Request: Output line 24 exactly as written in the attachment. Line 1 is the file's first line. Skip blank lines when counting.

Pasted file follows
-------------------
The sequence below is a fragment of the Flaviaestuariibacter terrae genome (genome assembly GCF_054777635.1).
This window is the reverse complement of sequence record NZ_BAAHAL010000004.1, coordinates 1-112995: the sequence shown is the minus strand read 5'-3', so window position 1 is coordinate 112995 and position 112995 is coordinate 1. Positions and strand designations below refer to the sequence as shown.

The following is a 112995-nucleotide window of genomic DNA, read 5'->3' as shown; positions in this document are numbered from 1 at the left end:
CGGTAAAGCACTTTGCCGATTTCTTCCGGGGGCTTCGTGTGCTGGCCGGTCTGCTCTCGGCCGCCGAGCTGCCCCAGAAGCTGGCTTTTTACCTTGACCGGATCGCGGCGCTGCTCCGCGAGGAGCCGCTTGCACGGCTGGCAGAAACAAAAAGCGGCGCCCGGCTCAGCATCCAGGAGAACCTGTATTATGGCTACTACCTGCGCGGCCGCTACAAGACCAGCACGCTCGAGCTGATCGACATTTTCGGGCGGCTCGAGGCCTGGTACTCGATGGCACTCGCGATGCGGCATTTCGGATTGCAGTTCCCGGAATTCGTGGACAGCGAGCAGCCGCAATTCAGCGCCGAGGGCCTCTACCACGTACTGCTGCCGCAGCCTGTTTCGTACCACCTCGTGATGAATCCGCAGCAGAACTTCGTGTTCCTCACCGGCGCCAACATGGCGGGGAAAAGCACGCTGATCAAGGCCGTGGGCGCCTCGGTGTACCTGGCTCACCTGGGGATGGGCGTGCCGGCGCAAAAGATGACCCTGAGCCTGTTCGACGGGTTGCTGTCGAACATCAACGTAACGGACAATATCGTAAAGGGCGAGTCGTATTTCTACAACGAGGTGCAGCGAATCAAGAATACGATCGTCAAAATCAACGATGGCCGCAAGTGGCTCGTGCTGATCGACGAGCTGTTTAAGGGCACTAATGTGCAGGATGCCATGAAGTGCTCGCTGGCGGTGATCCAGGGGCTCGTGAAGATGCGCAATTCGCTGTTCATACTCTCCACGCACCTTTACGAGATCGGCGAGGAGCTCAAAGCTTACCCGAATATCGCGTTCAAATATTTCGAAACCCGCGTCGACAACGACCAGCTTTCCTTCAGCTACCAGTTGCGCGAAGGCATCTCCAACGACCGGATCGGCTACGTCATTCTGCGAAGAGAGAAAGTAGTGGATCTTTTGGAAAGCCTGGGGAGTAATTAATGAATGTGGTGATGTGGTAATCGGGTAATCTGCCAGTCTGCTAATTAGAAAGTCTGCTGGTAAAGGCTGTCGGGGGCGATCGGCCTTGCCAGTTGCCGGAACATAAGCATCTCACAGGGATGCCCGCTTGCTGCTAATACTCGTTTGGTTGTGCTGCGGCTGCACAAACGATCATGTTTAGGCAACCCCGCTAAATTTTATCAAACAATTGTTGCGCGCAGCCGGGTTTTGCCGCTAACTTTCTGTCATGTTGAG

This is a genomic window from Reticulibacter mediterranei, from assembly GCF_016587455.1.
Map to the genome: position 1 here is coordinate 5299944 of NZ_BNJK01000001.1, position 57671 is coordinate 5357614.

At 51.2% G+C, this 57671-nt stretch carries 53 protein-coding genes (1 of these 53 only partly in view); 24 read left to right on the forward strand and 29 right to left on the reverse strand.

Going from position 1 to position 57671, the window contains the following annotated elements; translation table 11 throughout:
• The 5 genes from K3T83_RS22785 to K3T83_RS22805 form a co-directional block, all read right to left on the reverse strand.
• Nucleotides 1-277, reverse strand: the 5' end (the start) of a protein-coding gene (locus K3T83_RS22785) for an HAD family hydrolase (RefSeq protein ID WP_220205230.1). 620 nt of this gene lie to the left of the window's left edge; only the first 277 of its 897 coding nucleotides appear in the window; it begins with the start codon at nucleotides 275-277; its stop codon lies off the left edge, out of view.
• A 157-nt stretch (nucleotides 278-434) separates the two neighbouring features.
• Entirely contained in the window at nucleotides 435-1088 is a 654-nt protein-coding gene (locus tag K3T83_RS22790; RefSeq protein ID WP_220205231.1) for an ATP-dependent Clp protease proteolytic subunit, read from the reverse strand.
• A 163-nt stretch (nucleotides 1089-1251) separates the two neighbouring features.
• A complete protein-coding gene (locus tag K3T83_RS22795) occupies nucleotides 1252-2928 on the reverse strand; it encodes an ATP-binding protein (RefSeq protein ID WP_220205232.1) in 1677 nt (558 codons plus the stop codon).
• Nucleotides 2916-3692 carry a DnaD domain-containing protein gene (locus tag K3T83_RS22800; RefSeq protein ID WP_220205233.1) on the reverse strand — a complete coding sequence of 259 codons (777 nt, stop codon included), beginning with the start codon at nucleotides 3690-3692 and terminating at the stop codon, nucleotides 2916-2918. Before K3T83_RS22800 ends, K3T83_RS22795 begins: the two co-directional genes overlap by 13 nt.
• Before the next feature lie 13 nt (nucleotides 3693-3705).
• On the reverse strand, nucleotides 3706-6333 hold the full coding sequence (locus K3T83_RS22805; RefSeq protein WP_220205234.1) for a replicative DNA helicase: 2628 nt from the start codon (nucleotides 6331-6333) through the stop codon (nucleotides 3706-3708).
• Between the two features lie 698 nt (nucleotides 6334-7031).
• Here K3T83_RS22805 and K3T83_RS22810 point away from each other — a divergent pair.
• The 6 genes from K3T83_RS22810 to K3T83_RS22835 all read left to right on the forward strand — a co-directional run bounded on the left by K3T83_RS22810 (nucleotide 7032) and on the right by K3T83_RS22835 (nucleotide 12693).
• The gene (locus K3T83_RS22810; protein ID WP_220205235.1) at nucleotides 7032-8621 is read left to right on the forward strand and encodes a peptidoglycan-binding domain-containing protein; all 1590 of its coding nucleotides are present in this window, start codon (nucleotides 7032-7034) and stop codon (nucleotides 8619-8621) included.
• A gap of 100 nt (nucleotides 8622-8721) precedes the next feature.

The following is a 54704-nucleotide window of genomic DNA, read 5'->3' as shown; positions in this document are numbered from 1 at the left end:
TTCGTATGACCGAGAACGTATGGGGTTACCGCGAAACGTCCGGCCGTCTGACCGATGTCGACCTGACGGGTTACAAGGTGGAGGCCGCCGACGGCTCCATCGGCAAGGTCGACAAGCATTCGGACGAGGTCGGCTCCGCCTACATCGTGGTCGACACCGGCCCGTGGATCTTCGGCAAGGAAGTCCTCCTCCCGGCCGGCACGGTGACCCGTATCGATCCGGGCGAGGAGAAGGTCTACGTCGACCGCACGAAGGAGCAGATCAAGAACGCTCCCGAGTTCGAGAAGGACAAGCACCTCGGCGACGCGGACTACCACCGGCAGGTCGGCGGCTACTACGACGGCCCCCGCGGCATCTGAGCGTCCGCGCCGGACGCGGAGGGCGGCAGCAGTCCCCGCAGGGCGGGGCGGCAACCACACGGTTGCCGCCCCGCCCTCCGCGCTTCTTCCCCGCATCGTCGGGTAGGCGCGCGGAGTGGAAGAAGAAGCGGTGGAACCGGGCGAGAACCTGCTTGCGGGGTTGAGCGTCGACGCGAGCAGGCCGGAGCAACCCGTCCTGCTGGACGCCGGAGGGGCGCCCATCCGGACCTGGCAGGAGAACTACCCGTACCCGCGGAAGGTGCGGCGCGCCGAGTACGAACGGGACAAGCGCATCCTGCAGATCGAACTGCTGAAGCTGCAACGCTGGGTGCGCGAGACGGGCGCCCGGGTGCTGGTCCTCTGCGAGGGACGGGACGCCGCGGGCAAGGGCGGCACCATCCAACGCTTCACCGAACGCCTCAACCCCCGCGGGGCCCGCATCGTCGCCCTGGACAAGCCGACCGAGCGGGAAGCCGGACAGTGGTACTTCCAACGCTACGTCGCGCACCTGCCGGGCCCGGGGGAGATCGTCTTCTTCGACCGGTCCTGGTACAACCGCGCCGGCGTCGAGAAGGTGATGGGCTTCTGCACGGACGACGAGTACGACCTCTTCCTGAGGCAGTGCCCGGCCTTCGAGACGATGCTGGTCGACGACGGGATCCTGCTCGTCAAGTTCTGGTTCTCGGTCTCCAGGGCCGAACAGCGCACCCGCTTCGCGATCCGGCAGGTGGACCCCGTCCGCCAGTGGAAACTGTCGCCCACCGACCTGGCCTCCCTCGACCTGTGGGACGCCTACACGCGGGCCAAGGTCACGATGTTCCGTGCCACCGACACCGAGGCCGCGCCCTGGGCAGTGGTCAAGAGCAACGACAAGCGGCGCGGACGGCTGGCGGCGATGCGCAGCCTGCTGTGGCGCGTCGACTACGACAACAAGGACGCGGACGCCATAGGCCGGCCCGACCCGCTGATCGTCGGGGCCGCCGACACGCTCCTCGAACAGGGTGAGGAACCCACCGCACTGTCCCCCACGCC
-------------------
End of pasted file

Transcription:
TTCGTATGACCGAGAACGTATGGGGTTACCGCGAAACGTCCGGCCGTCTGACCGATGTCGACCTGACGGGTTACAAGGTGGAGGCCGCCGACGGCTCCATCGGCAAGGTCGACAAGCATTCGGACGAGGTCGGCTCCGCCTACATCGTGGTCGACACCGGCCCGTGGATCTTCGGCAAGGAAGTCCTCCTCCCGGCCGGCACGGTGACCCGTATCGATCCGGGCGAGGAGAAGGTCTACGTCGACCGCACGAAGGAGCAGATCAAGAACGCTCCCGAGTTCGAGAAGGACAAGCACCTCGGCGACGCGGACTACCACCGGCAGGTCGGCGGCTACTACGACGGCCCCCGCGGCATCTGAGCGTCCGCGCCGGACGCGGAGGGCGGCAGCAGTCCCCGCAGGGCGGGGCGGCAACCACACGGTTGCCGCCCCGCCCTCCGCGCTTCTTCCCCGCATCGTCGGGTAGGCGCGCGGAGTGGAAGAAGAAGCGGTGGAACCGGGCGAGAACCTGCTTGCGGGGTTGAGCGTCGACGCGAGCAGGCCGGAGCAACCCGTCCTGCTGGACGCCGGAGGGGCGCCCATCCGGACCTGGCAGGAGAACTACCCGTACCCGCGGAAGGTGCGGCGCGCCGAGTACGAACGGGACAAGCGCATCCTGCAGATCGAACTGCTGAAGCTGCAACGCTGGGTGCGCGAGACGGGCGCCCGGGTGCTGGTCCTCTGCGAGGGACGGGACGCCGCGGGCAAGGGCGGCACCATCCAACGCTTCACCGAACGCCTCAACCCCCGCGGGGCCCGCATCGTCGCCCTGGACAAGCCGACCGAGCGGGAAGCCGGACAGTGGTACTTCCAACGCTACGTCGCGCACCTGCCGGGCCCGGGGGAGATCGTCTTCTTCGACCGGTCCTGGTACAACCGCGCCGGCGTCGAGAAGGTGATGGGCTTCTGCACGGACGACGAGTACGACCTCTTCCTGAGGCAGTGCCCGGCCTTCGAGACGATGCTGGTCGACGACGGGATCCTGCTCGTCAAGTTCTGGTTCTCGGTCTCCAGGGCCGAACAGCGCACCCGCTTCGCGATCCGGCAGGTGGACCCCGTCCGCCAGTGGAAACTGTCGCCCACCGACCTGGCCTCCCTCGACCTGTGGGACGCCTACACGCGGGCCAAGGTCACGATGTTCCGTGCCACCGACACCGAGGCCGCGCCCTGGGCAGTGGTCAAGAGCAACGACAAGCGGCGCGGACGGCTGGCGGCGATGCGCAGCCTGCTGTGGCGCGTCGACTACGACAACAAGGACGCGGACGCCATAGGCCGGCCCGACCCGCTGATCGTCGGGGCCGCCGACACGCTCCTCGAACAGGGTGAGGAACCCACCGCACTGTCCCCCACGCC